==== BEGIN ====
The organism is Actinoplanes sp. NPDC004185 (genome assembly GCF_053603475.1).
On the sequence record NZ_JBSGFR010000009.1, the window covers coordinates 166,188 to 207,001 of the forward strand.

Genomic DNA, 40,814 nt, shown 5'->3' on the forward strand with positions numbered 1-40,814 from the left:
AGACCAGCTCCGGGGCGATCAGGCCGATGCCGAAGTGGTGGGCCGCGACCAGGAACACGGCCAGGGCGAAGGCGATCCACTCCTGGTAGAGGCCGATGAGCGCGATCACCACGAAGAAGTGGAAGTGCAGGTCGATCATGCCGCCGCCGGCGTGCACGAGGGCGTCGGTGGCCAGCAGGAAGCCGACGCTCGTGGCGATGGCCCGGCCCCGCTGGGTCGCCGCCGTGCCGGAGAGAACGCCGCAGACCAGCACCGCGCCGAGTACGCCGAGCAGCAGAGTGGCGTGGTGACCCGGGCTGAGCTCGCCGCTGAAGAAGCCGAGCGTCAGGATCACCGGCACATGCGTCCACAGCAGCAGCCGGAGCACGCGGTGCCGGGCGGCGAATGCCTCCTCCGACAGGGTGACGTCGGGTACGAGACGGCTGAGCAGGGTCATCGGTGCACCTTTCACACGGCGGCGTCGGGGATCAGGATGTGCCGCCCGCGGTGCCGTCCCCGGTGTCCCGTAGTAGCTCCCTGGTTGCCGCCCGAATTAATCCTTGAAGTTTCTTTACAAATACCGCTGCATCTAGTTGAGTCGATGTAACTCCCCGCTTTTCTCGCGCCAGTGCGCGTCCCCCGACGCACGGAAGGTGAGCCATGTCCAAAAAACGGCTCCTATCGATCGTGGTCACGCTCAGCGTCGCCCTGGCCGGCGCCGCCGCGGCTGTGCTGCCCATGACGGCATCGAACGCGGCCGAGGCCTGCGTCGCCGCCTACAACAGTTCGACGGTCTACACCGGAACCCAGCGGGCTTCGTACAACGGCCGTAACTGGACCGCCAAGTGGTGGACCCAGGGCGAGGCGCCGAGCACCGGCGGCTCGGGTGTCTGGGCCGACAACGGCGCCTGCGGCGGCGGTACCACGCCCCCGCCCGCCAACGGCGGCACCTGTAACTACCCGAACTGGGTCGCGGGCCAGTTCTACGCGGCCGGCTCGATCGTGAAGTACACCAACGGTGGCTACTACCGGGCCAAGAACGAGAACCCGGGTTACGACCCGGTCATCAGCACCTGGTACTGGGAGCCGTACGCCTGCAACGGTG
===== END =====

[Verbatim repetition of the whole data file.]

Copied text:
The organism is Actinoplanes sp. NPDC004185 (genome assembly GCF_053603475.1).
On the sequence record NZ_JBSGFR010000009.1, the window covers coordinates 166,188 to 207,001 of the forward strand.

Genomic DNA, 40,814 nt, shown 5'->3' on the forward strand with positions numbered 1-40,814 from the left:
AGACCAGCTCCGGGGCGATCAGGCCGATGCCGAAGTGGTGGGCCGCGACCAGGAACACGGCCAGGGCGAAGGCGATCCACTCCTGGTAGAGGCCGATGAGCGCGATCACCACGAAGAAGTGGAAGTGCAGGTCGATCATGCCGCCGCCGGCGTGCACGAGGGCGTCGGTGGCCAGCAGGAAGCCGACGCTCGTGGCGATGGCCCGGCCCCGCTGGGTCGCCGCCGTGCCGGAGAGAACGCCGCAGACCAGCACCGCGCCGAGTACGCCGAGCAGCAGAGTGGCGTGGTGACCCGGGCTGAGCTCGCCGCTGAAGAAGCCGAGCGTCAGGATCACCGGCACATGCGTCCACAGCAGCAGCCGGAGCACGCGGTGCCGGGCGGCGAATGCCTCCTCCGACAGGGTGACGTCGGGTACGAGACGGCTGAGCAGGGTCATCGGTGCACCTTTCACACGGCGGCGTCGGGGATCAGGATGTGCCGCCCGCGGTGCCGTCCCCGGTGTCCCGTAGTAGCTCCCTGGTTGCCGCCCGAATTAATCCTTGAAGTTTCTTTACAAATACCGCTGCATCTAGTTGAGTCGATGTAACTCCCCGCTTTTCTCGCGCCAGTGCGCGTCCCCCGACGCACGGAAGGTGAGCCATGTCCAAAAAACGGCTCCTATCGATCGTGGTCACGCTCAGCGTCGCCCTGGCCGGCGCCGCCGCGGCTGTGCTGCCCATGACGGCATCGAACGCGGCCGAGGCCTGCGTCGCCGCCTACAACAGTTCGACGGTCTACACCGGAACCCAGCGGGCTTCGTACAACGGCCGTAACTGGACCGCCAAGTGGTGGACCCAGGGCGAGGCGCCGAGCACCGGCGGCTCGGGTGTCTGGGCCGACAACGGCGCCTGCGGCGGCGGTACCACGCCCCCGCCCGCCAACGGCGGCACCTGTAACTACCCGAACTGGGTCGCGGGCCAGTTCTACGCGGCCGGCTCGATCGTGAAGTACACCAACGGTGGCTACTACCGGGCCAAGAACGAGAACCCGGGTTACGACCCGGTCATCAGCACCTGGTACTGGGAGCCGTACGCCTGCAACGGTG